The Chapel Hill Police Department responded to numerous traffic accidents Thursday, according to the Chapel Hill Police Twitter.
At least four car accidents took place in Chapel Hill by mid-afternoon on May 23, one of which took place on Seawell School Road, Chapel Hill Police Department’s community safety communications specialist Ran Northam said.
One person involved in an accident was transported to the hospital for injuries, but they were not believed to be life threatening, Northam said.
Another accident involved three motor vehicles at the intersection of Perkins Drive and Martin Luther King Jr. Boulevard and did not involve any serious injuries.
None of the accidents were located near construction sites, according to Northam.
Most of the accidents took place between 3 p.m. and 4:30 p.m. Two of these happened near each other, one at 4:15 p.m. and the other at 4:30 p.m., according to Northam.
Although no one in Thursday’s accidents were found to be without their seatbelts, Northam emphasized how important wearing a seatbelt is to vehicle safety.
“We are encouraging everyone to wear their seatbelt," Northam said. "Of course, it is state law to do so but certainly want to get the message out there."
Carrboro had normal traffic on Thursday, Carrboro Police Department’s Capt. Chris Atack said, though he did mention that there was a funeral procession on U.S. 15-501 for former Orange County Sheriff Albert "Lindy" Pendergrass that day.
Atack also said Carrboro does not tend to see an increase in traffic problems during holidays such as Memorial Day, which he attributed to not having interstates or major roads within the town.
“In general, it's pretty average throughout the year,” Atack said.
The number one tip for driver, bicyclist and pedestrian safety, according to Atack, is to put any distractions away and focus on what you are doing. His second tip was to slow down, especially in Carrboro and downtown Chapel Hill, where there are many pedestrians in close quarters. Being courteous is a way to significantly reduce traffic problems, according to Atack.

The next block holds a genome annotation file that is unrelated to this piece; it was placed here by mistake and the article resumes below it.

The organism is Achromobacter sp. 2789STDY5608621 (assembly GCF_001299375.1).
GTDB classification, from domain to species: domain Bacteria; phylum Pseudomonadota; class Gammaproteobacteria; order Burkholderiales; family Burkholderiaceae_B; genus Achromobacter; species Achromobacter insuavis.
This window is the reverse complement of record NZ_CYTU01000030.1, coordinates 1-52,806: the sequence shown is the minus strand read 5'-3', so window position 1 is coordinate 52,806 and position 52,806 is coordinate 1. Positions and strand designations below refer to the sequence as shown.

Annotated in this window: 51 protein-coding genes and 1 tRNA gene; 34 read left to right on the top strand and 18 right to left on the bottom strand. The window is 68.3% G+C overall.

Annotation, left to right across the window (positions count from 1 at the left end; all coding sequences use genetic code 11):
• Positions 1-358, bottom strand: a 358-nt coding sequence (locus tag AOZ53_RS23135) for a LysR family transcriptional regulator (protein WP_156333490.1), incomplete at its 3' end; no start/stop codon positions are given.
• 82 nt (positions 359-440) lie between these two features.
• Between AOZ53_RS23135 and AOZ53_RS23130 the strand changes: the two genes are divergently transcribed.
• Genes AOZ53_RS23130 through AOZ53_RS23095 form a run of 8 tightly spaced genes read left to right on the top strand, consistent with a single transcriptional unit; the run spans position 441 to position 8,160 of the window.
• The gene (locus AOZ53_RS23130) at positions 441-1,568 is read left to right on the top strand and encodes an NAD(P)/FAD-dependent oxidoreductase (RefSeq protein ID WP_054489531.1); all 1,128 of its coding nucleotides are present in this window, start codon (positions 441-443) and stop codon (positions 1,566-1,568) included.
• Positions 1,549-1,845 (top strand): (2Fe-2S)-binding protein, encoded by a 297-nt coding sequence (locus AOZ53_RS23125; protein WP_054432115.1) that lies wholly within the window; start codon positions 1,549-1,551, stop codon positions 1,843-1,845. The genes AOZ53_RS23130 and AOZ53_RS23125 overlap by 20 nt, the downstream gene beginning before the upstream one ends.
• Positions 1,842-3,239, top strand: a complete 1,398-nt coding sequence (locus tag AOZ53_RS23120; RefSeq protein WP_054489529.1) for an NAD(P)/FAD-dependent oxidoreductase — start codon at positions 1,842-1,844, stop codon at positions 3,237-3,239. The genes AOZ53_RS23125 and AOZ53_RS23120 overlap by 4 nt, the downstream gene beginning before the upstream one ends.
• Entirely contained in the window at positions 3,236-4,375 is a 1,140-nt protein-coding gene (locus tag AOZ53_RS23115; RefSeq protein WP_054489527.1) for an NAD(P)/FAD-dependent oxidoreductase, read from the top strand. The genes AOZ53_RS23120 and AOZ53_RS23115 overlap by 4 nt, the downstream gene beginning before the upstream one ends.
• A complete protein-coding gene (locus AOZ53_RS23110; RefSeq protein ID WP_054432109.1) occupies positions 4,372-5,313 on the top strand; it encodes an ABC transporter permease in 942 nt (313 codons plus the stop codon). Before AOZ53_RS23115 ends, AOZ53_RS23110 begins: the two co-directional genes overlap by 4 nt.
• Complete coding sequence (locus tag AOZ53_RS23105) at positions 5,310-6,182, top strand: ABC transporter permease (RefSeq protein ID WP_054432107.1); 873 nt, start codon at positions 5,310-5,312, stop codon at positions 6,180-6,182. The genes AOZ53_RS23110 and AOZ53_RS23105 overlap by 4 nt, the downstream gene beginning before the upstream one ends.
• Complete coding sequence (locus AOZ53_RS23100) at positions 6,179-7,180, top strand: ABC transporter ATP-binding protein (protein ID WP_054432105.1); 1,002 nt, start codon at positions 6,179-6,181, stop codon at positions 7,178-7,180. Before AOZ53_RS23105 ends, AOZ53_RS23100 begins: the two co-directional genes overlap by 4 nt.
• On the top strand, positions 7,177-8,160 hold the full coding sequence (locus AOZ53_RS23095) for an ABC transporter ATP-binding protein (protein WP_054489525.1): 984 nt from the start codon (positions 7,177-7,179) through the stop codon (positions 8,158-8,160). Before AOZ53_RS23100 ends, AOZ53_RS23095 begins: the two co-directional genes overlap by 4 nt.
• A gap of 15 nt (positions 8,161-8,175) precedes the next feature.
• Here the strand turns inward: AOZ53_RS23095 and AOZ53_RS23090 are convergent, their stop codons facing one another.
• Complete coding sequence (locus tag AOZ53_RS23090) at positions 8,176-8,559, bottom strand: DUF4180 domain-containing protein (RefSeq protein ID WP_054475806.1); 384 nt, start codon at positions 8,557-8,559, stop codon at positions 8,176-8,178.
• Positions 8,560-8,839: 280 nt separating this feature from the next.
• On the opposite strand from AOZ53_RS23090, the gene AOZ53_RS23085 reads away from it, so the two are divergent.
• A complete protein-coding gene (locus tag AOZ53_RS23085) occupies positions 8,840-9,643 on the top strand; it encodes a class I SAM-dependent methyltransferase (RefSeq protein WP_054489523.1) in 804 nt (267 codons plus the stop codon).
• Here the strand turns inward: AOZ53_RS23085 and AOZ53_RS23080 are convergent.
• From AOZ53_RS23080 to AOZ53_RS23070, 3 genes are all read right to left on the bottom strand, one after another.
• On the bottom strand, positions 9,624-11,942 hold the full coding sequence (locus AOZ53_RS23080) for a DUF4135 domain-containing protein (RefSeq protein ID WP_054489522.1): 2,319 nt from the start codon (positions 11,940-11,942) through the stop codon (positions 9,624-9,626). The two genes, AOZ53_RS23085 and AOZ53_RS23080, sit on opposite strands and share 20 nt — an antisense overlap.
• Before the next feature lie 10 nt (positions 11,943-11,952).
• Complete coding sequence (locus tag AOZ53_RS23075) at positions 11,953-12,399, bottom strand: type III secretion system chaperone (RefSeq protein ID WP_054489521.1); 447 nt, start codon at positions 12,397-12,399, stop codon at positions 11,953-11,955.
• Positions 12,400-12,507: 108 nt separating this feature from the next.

“We all need to be mindful of each other," Atack said. "Just slow down and take your time, be patient, and just operate your vehicle safely. You need to be tuned into what you’re doing and not distracted by anything else.”
If you do get into an accident, it is recommended that you call 911 and wait for the police to arrive. It is especially important to call for an ambulance if someone is seriously injured, Fran Muse, attorney and director of Carolina Student Legal Services, said.
People who get into accidents should always take pictures of the damage to their car and the other drivers’ involved cars, as well as obtain a police report to prevent themselves from having to pay for more damage than they caused or to prevent someone from denying that the accident happened, Muse said.
She also said that you should get the name and number of any witnesses of the accident. This is because police officers who respond to the accident likely did not witness it and create their report based on their observations and the perspectives of the drivers.
“One thing to note is that when the police officer arrives. he was not a witness to the accident, so when he prepares his report, he’s basing that on what you and the other driver tell him and his observations at the scene; he didn’t actually see the accident,” said Muse. “And sometimes it might be hard for the officer to tell who caused the accident. One person says one thing and the other says something else. It can be really important to get the names and numbers of witnesses who actually saw the accident.”
Muse said that if issued a citation because of an accident, you should not pay it because it could be dismissed in court.
Carolina Student Legal Services encourages students who have been issued traffic tickets or have been in a car accident to come to their office to talk about their options, Muse said.
The Governor’s Highway Safety Program is currently in the middle of their Click It or Ticket program, Northam said.
Click It or Ticket is a campaign run by the Governor’s Highway Safety Program to increase the use of seatbelts and child safety seats in North Carolina, according to the North Carolina Department of Transportation website. During this campaign, law enforcement increases their patrol numbers and sets up checking stations to make sure people are obeying seatbelt laws.
Violators of these laws are fined $179, or $263 if there is a passenger under the age of 15 who is not properly restrained, the NCDOT said.
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